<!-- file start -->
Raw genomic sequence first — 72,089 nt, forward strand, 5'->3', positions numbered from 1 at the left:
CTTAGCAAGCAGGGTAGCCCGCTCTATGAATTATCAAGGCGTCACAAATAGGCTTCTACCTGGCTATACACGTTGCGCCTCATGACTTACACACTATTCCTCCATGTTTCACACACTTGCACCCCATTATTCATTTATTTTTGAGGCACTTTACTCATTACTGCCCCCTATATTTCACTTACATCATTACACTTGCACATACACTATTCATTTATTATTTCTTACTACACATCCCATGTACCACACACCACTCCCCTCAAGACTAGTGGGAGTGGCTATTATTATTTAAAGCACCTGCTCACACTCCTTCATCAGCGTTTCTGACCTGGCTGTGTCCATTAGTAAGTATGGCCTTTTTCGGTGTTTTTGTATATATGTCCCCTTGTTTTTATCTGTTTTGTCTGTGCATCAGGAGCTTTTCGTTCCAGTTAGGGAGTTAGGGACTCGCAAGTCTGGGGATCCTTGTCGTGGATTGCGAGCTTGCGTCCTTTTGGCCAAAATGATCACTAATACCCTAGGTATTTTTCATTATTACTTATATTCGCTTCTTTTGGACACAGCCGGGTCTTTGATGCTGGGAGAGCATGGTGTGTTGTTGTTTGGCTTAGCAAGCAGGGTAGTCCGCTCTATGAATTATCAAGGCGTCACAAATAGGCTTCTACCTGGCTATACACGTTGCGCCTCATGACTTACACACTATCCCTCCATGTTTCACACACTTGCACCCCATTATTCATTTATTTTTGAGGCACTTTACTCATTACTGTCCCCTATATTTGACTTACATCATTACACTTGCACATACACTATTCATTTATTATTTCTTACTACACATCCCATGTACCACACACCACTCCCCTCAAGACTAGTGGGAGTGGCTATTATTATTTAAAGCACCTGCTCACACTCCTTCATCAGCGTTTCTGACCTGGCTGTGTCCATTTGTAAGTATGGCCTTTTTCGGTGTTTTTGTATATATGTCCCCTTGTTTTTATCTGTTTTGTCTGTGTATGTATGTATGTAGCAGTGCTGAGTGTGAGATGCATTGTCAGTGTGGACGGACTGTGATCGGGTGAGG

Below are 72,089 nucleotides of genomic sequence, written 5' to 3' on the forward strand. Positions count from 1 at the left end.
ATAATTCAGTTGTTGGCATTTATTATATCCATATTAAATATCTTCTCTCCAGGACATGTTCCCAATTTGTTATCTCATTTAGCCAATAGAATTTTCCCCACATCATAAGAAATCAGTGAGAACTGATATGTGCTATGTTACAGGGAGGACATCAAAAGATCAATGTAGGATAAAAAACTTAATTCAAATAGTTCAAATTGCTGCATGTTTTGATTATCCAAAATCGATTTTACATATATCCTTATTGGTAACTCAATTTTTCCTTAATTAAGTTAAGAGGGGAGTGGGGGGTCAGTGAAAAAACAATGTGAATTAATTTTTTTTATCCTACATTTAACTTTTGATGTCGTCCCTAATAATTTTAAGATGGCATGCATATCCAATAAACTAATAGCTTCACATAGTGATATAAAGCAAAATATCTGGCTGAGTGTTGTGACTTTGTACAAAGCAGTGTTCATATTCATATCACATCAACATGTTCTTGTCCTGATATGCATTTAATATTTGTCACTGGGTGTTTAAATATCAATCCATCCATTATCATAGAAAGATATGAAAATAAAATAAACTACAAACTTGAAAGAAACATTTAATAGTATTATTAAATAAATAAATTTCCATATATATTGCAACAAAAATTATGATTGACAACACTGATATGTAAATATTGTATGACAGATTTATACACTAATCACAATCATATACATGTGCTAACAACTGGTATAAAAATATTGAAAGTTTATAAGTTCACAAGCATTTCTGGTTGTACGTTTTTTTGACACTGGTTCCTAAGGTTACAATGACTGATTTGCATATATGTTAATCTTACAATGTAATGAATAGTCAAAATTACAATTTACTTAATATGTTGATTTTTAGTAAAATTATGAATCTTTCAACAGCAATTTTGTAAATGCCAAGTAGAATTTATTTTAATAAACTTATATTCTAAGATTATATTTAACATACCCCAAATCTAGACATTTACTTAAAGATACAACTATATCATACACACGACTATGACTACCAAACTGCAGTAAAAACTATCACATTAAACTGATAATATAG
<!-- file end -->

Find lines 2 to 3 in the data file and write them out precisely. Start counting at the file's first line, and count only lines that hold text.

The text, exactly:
CTTAGCAAGCAGGGTAGCCCGCTCTATGAATTATCAAGGCGTCACAAATAGGCTTCTACCTGGCTATACACGTTGCGCCTCATGACTTACACACTATTCCTCCATGTTTCACACACTTGCACCCCATTATTCATTTATTTTTGAGGCACTTTACTCATTACTGCCCCCTATATTTCACTTACATCATTACACTTGCACATACACTATTCATTTATTATTTCTTACTACACATCCCATGTACCACACACCACTCCCCTCAAGACTAGTGGGAGTGGCTATTATTATTTAAAGCACCTGCTCACACTCCTTCATCAGCGTTTCTGACCTGGCTGTGTCCATTAGTAAGTATGGCCTTTTTCGGTGTTTTTGTATATATGTCCCCTTGTTTTTATCTGTTTTGTCTGTGCATCAGGAGCTTTTCGTTCCAGTTAGGGAGTTAGGGACTCGCAAGTCTGGGGATCCTTGTCGTGGATTGCGAGCTTGCGTCCTTTTGGCCAAAATGATCACTAATACCCTAGGTATTTTTCATTATTACTTATATTCGCTTCTTTTGGACACAGCCGGGTCTTTGATGCTGGGAGAGCATGGTGTGTTGTTGTTTGGCTTAGCAAGCAGGGTAGTCCGCTCTATGAATTATCAAGGCGTCACAAATAGGCTTCTACCTGGCTATACACGTTGCGCCTCATGACTTACACACTATCCCTCCATGTTTCACACACTTGCACCCCATTATTCATTTATTTTTGAGGCACTTTACTCATTACTGTCCCCTATATTTGACTTACATCATTACACTTGCACATACACTATTCATTTATTATTTCTTACTACACATCCCATGTACCACACACCACTCCCCTCAAGACTAGTGGGAGTGGCTATTATTATTTAAAGCACCTGCTCACACTCCTTCATCAGCGTTTCTGACCTGGCTGTGTCCATTTGTAAGTATGGCCTTTTTCGGTGTTTTTGTATATATGTCCCCTTGTTTTTATCTGTTTTGTCTGTGTATGTATGTATGTAGCAGTGCTGAGTGTGAGATGCATTGTCAGTGTGGACGGACTGTGATCGGGTGAGG

Below are 72,089 nucleotides of genomic sequence, written 5' to 3' on the forward strand. Positions count from 1 at the left end.